young woman to meet was on the local dance floors.
Only one problem ' the number of people wanting to
dance had tripled overnight while the size of the
dance floors remained fixed. Necessity is the
mother of invention. Realizing East Coast
Swing was something of a space guzzler, dancers
rearranged the footwork of East Coast to go in a
straight line known as "The Slot". This
innovation allowed more dancers to participate at
the same time. It also gave the new dance its
name since it originated in California.
EAST COAST SWING AND JITTERBUG
Jitterbug is a form of East Coast Swing.
Jitterbug uses complicated footwork:
"1 and 2,
3 and 4, 5'6 (back step)" as opposed to Swing: "Slow
Slow Quick Quick". Although both systems use 6
beats, Jitterbug is used to Slower tempo music while
Swing is used to faster tempo music. It is
important for a Swing dancer to know both systems.
"Happy Just to Dance with you", Beatles, 135 beats
per minute. This is a Jitterbug.
"Take it Easy", Eagles, 138 beats per minute. This
is a Jitterbug.
"Jailhouse Rock", Elvis, 168 beats per minute. This
is a Swing.
"Rock Around the Clock", Bill Haley, 180 beats per
minute. This is a Swing.
In general, the faster the music, you prefer to use
Swing with fewer steps. The slower the music,
Jitterbug uses the extra steps to travel more,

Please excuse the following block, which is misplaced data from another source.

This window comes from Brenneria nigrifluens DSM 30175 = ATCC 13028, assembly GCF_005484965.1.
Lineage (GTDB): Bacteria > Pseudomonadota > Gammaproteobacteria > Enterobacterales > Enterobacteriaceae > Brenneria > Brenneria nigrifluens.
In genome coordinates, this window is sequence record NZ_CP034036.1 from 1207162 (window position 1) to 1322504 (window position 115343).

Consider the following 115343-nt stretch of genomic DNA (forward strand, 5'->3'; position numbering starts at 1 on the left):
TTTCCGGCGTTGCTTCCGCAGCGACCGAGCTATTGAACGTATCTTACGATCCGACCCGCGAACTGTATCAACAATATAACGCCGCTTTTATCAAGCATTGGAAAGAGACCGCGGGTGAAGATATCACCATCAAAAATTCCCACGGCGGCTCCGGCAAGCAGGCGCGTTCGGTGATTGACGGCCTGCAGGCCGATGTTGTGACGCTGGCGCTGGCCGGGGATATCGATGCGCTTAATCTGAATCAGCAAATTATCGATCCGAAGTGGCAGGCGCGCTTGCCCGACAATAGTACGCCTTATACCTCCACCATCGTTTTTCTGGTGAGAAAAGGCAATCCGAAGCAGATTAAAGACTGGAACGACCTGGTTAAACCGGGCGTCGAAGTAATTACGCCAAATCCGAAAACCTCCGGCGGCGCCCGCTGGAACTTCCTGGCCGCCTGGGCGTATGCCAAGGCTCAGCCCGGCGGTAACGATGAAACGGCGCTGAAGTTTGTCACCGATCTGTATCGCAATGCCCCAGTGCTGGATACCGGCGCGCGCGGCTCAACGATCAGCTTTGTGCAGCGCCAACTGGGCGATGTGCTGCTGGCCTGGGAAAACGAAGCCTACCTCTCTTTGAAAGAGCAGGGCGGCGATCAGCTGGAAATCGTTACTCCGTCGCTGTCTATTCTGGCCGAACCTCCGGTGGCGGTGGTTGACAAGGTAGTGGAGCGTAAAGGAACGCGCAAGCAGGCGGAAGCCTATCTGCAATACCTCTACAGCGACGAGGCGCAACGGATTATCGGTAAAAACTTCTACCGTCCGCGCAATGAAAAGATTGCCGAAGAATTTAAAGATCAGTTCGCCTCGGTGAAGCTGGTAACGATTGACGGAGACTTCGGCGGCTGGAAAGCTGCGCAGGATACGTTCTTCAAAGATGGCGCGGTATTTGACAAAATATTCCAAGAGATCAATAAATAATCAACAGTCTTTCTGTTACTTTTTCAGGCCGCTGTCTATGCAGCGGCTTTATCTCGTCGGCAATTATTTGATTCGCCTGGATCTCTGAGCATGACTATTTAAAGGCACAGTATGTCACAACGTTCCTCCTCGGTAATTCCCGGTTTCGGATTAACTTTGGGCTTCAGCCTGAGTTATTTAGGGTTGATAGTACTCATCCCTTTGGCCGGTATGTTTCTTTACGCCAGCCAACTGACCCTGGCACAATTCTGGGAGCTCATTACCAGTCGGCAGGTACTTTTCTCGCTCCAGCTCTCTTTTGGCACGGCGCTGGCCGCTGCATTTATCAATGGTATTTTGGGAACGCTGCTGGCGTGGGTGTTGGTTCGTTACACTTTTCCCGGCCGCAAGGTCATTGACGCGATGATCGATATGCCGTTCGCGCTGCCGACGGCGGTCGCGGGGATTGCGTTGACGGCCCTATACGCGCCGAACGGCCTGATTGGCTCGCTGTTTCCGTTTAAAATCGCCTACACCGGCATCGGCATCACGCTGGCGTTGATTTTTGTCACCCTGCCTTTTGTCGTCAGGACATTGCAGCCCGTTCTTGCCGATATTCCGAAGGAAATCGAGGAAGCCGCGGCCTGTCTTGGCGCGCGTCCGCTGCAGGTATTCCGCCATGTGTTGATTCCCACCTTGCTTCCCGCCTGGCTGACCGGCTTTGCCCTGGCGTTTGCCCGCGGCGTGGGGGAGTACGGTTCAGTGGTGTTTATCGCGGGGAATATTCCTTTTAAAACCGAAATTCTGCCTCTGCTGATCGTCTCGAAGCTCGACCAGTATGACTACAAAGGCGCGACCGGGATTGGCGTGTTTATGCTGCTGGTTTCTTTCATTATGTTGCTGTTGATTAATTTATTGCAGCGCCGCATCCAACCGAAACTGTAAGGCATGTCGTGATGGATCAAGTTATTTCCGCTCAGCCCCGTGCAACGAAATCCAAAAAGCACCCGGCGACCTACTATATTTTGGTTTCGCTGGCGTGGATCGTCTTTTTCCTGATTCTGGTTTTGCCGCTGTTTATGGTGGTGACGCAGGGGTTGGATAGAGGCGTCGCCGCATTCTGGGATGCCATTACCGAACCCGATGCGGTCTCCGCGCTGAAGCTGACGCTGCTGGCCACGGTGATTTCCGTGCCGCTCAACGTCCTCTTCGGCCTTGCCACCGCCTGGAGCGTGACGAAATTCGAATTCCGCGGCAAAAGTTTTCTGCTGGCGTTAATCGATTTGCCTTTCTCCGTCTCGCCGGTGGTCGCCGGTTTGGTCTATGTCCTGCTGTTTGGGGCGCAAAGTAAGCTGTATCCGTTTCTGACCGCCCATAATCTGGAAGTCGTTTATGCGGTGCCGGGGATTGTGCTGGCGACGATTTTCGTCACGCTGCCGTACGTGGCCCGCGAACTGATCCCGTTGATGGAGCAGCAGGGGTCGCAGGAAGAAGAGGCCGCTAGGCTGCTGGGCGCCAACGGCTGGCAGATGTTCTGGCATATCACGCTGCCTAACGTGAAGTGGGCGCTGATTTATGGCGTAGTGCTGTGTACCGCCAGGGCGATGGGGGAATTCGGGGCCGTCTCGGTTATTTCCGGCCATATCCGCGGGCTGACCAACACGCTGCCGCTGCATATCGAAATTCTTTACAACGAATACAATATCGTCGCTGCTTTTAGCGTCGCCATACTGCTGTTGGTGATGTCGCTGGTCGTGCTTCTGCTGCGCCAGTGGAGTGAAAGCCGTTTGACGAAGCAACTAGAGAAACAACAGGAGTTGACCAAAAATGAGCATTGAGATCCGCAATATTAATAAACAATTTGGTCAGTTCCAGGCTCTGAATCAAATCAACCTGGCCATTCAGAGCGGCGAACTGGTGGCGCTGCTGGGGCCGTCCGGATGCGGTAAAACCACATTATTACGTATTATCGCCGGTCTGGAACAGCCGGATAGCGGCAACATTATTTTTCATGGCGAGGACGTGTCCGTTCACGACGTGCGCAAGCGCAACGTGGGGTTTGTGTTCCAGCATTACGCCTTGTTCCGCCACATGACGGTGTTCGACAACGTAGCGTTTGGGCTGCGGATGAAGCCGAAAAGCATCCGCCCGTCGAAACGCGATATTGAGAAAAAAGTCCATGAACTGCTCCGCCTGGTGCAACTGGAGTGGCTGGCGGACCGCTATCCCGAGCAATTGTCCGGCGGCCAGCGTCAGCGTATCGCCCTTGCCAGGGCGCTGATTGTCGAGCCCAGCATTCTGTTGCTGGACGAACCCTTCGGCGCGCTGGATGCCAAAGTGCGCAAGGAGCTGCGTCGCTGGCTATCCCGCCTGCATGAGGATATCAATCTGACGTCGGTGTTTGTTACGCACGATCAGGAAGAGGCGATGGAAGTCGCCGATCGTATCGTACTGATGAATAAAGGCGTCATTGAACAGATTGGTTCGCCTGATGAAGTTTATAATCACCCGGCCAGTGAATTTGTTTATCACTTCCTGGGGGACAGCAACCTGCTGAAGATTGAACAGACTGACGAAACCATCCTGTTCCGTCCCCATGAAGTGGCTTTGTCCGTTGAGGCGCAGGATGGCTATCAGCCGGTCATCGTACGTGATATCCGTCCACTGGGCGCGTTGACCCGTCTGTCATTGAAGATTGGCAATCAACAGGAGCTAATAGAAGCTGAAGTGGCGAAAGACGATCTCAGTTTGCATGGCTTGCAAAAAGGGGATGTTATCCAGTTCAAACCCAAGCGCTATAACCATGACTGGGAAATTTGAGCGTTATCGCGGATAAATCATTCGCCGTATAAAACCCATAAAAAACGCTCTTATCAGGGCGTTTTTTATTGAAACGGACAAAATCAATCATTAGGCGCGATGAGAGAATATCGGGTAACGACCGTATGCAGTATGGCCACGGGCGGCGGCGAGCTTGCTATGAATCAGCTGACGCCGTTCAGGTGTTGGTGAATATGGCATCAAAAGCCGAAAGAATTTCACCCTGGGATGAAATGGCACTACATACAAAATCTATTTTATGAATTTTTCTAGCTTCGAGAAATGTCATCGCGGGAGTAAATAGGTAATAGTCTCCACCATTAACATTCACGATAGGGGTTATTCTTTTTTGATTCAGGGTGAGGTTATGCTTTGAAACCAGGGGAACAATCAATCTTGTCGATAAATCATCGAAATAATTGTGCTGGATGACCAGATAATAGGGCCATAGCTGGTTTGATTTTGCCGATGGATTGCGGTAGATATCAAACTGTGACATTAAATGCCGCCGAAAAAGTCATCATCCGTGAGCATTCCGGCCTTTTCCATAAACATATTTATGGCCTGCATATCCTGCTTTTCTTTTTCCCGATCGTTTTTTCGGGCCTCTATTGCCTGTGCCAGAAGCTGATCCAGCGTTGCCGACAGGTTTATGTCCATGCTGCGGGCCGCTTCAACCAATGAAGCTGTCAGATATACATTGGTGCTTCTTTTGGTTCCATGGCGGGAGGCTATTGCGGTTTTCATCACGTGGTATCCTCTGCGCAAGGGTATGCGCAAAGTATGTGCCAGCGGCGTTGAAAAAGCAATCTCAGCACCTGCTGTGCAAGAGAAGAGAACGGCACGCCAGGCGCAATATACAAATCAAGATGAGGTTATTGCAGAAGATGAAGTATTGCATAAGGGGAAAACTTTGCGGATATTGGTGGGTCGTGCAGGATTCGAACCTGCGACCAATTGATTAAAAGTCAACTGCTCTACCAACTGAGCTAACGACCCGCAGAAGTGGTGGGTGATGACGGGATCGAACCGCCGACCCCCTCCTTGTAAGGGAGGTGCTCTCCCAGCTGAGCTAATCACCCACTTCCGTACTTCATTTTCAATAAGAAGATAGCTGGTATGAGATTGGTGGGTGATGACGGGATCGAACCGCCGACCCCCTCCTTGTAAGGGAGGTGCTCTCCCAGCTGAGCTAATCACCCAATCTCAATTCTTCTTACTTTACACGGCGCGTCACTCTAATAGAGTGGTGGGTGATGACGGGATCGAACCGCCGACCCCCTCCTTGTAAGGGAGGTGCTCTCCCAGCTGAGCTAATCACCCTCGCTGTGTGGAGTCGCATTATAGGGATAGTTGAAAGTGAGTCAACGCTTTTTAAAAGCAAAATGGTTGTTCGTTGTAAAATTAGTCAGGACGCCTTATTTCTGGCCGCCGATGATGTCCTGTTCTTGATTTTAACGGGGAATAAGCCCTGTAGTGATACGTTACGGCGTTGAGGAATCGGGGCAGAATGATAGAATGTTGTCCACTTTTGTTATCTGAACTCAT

thereby speeding things up. The same thing holds
true for other types of music.
Western Dancing: Twostep handles one speed, Polka
handles the other.
Salsa Dancing: Salsa handles one speed, Merengue
handles the other.
East Coast Swing Dancing: Swing handles one speed,
Jitterbug handles the other.
Another purpose of the April East Coast Swing
"Jitterbug" class is to prepare for our May West
Coast Swing class. As it turns out, Jitterbug and
West Coast Swing use the same 6'beat timing and the
same 8 steps: "1 and 2, 3 and 4, 5'6"
East Coast Swing: Triple Step, Triple Step,
Back'step. (six beats, 8 steps)
West Coast Swing: walk'walk, Triple Step, Triple
Step. (six beats, 8 steps)
I happen to like West Coast Swing a lot. But I will
be the first to say it is a tricky dance to learn.
In my opinion, West Coast Swing is not worth
learning unless the footwork is precise. So one
feature of the April Jitterbug class will be to help
people become more comfortable using 8 steps to 6
beats of music.
For further information, you are
invited to read Rick Archer's History of Swing,
In addition, there is a third form
of Swing dancing. Some call it 'Street Swing', some
call it 'High School Swing' or 'Teenager Swing' and
some call it 'Aggie Jitterbug'. For the time being,
let's call it 'High School Swing'. What exactly is
High School Swing is Swing dancing
without any attention to footwork or the speed of
the music. As long as a boy can lead, he can use
any footwork he wishes and move at whatever speed he
wishes. Obviously this simpler form of Swing
Dancing is popular because it is easier to learn
than the more disciplined East Coast Swing. So why
bother learning East Coast Swing?
High School Swing is pretty brutal
on the girls. It is a rough dance that involves a
lot of being pulled and pushed around. It also
ignores the music which is a nuisance as well.
Getting thrown around might be okay in high school
and college, but as the young lady ages, she
typically prefers to be treated more gently.